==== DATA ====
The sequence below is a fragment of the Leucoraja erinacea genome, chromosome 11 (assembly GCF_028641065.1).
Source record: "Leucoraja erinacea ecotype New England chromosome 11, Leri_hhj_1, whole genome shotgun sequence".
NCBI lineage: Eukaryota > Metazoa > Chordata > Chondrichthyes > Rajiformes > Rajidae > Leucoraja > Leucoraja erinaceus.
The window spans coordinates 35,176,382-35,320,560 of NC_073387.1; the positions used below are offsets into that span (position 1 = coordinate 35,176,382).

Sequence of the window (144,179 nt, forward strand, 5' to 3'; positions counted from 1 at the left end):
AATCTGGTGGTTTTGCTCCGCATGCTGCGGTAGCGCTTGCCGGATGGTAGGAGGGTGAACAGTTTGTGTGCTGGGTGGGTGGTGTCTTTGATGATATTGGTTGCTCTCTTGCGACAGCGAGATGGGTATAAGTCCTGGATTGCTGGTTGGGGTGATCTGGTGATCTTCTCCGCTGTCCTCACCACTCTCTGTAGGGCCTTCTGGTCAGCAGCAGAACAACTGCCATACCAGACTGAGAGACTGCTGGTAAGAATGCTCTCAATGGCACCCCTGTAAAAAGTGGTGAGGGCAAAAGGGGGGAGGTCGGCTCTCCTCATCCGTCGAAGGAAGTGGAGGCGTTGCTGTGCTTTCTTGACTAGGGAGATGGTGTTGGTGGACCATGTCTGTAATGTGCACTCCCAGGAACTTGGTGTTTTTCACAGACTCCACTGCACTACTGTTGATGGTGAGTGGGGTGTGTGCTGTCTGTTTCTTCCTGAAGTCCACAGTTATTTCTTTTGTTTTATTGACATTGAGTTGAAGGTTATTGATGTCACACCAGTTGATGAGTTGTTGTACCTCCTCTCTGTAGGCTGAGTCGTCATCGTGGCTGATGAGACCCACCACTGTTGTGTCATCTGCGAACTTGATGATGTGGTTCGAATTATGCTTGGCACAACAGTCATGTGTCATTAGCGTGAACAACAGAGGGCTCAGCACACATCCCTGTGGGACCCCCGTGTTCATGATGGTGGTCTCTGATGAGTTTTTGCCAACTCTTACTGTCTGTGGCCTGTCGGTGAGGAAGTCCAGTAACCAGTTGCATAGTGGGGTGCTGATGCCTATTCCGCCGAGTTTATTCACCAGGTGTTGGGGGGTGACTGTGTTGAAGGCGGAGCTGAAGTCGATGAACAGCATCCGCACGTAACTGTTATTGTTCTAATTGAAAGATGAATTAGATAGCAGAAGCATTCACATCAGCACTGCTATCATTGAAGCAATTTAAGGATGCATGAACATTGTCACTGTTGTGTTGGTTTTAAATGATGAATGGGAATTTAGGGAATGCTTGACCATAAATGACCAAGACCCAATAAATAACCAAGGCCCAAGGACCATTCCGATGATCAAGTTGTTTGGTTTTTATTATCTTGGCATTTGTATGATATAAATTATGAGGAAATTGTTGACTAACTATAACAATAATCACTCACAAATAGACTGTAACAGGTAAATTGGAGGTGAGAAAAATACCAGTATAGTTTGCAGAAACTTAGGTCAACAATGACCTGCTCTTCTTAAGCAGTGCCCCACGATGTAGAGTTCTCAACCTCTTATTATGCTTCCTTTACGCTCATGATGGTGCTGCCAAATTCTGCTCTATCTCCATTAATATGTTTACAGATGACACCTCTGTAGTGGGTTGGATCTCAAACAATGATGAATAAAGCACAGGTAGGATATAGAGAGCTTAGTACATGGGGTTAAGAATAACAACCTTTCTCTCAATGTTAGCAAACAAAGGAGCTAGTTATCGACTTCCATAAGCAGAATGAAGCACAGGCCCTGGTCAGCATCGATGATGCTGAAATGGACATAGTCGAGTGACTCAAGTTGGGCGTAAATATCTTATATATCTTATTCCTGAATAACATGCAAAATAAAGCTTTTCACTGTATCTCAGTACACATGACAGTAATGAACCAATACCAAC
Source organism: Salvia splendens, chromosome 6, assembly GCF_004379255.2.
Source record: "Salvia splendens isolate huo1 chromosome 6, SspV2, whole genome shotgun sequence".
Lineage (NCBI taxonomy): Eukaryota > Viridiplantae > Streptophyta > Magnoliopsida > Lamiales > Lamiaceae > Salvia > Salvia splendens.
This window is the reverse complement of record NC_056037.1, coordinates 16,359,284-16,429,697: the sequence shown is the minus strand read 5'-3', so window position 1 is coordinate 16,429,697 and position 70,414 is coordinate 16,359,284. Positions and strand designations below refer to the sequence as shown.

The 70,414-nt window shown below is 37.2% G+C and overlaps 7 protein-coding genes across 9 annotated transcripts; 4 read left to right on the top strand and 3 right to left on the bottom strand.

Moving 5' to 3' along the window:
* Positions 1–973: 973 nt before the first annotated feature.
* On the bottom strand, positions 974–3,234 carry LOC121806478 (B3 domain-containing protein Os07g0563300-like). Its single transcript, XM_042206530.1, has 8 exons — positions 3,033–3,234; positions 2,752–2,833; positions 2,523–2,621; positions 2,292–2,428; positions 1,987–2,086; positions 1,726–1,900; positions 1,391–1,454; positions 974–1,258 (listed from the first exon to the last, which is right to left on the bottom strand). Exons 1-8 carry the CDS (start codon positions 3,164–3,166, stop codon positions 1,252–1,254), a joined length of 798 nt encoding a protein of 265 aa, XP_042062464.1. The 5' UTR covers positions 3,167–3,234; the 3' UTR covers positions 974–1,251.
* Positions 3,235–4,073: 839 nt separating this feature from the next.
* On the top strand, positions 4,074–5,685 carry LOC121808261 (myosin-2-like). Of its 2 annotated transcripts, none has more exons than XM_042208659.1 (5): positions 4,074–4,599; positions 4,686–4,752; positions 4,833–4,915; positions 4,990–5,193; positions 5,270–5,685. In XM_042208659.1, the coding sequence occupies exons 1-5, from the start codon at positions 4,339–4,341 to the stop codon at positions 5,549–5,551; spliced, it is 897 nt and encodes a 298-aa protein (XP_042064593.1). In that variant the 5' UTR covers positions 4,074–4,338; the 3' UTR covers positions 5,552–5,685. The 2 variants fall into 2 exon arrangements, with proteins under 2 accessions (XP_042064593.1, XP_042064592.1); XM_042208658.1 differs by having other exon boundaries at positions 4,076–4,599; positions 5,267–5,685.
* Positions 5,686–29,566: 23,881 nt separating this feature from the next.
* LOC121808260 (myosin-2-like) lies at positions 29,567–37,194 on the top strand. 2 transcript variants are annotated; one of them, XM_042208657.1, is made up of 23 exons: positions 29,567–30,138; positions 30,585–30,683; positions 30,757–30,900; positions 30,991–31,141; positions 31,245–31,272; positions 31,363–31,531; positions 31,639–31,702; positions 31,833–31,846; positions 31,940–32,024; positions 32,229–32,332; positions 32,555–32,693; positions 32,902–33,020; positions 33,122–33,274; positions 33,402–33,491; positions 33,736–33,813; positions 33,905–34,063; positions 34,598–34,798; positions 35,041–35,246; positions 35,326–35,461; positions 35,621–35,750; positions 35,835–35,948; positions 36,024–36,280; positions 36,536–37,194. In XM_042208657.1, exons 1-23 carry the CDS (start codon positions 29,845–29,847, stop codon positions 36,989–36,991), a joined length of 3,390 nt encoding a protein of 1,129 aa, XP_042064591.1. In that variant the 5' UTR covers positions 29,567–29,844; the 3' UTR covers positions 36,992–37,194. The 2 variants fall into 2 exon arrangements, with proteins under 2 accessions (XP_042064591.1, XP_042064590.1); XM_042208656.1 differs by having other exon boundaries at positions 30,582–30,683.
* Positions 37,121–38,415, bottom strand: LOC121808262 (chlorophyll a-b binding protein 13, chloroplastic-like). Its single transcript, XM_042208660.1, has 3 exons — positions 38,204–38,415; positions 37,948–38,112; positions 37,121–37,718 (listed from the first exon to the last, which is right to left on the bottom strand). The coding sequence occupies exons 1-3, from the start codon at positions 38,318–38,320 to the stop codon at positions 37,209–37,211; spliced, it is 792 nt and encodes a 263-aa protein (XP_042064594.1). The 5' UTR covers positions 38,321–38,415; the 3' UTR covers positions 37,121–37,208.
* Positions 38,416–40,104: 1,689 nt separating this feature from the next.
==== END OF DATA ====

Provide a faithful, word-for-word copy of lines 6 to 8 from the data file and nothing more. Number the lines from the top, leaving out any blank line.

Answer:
AATCTGGTGGTTTTGCTCCGCATGCTGCGGTAGCGCTTGCCGGATGGTAGGAGGGTGAACAGTTTGTGTGCTGGGTGGGTGGTGTCTTTGATGATATTGGTTGCTCTCTTGCGACAGCGAGATGGGTATAAGTCCTGGATTGCTGGTTGGGGTGATCTGGTGATCTTCTCCGCTGTCCTCACCACTCTCTGTAGGGCCTTCTGGTCAGCAGCAGAACAACTGCCATACCAGACTGAGAGACTGCTGGTAAGAATGCTCTCAATGGCACCCCTGTAAAAAGTGGTGAGGGCAAAAGGGGGGAGGTCGGCTCTCCTCATCCGTCGAAGGAAGTGGAGGCGTTGCTGTGCTTTCTTGACTAGGGAGATGGTGTTGGTGGACCATGTCTGTAATGTGCACTCCCAGGAACTTGGTGTTTTTCACAGACTCCACTGCACTACTGTTGATGGTGAGTGGGGTGTGTGCTGTCTGTTTCTTCCTGAAGTCCACAGTTATTTCTTTTGTTTTATTGACATTGAGTTGAAGGTTATTGATGTCACACCAGTTGATGAGTTGTTGTACCTCCTCTCTGTAGGCTGAGTCGTCATCGTGGCTGATGAGACCCACCACTGTTGTGTCATCTGCGAACTTGATGATGTGGTTCGAATTATGCTTGGCACAACAGTCATGTGTCATTAGCGTGAACAACAGAGGGCTCAGCACACATCCCTGTGGGACCCCCGTGTTCATGATGGTGGTCTCTGATGAGTTTTTGCCAACTCTTACTGTCTGTGGCCTGTCGGTGAGGAAGTCCAGTAACCAGTTGCATAGTGGGGTGCTGATGCCTATTCCGCCGAGTTTATTCACCAGGTGTTGGGGGGTGACTGTGTTGAAGGCGGAGCTGAAGTCGATGAACAGCATCCGCACGTAACTGTTATTGTTCTAATTGAAAGATGAATTAGATAGCAGAAGCATTCACATCAGCACTGCTATCATTGAAGCAATTTAAGGATGCATGAACATTGTCACTGTTGTGTTGGTTTTAAATGATGAATGGGAATTTAGGGAATGCTTGACCATAAATGACCAAGACCCAATAAATAACCAAGGCCCAAGGACCATTCCGATGATCAAGTTGTTTGGTTTTTATTATCTTGGCATTTGTATGATATAAATTATGAGGAAATTGTTGACTAACTATAACAATAATCACTCACAAATAGACTGTAACAGGTAAATTGGAGGTGAGAAAAATACCAGTATAGTTTGCAGAAACTTAGGTCAACAATGACCTGCTCTTCTTAAGCAGTGCCCCACGATGTAGAGTTCTCAACCTCTTATTATGCTTCCTTTACGCTCATGATGGTGCTGCCAAATTCTGCTCTATCTCCATTAATATGTTTACAGATGACACCTCTGTAGTGGGTTGGATCTCAAACAATGATGAATAAAGCACAGGTAGGATATAGAGAGCTTAGTACATGGGGTTAAGAATAACAACCTTTCTCTCAATGTTAGCAAACAAAGGAGCTAGTTATCGACTTCCATAAGCAGAATGAAGCACAGGCCCTGGTCAGCATCGATGATGCTGAAATGGACATAGTCGAGTGACTCAAGTTGGGCGTAAATATCTTATATATCTTATTCCTGAATAACATGCAAAATAAAGCTTTTCACTGTATCTCAGTACACATGACAGTAATGAACCAATACCAAC
Source organism: Salvia splendens, chromosome 6, assembly GCF_004379255.2.
Source record: "Salvia splendens isolate huo1 chromosome 6, SspV2, whole genome shotgun sequence".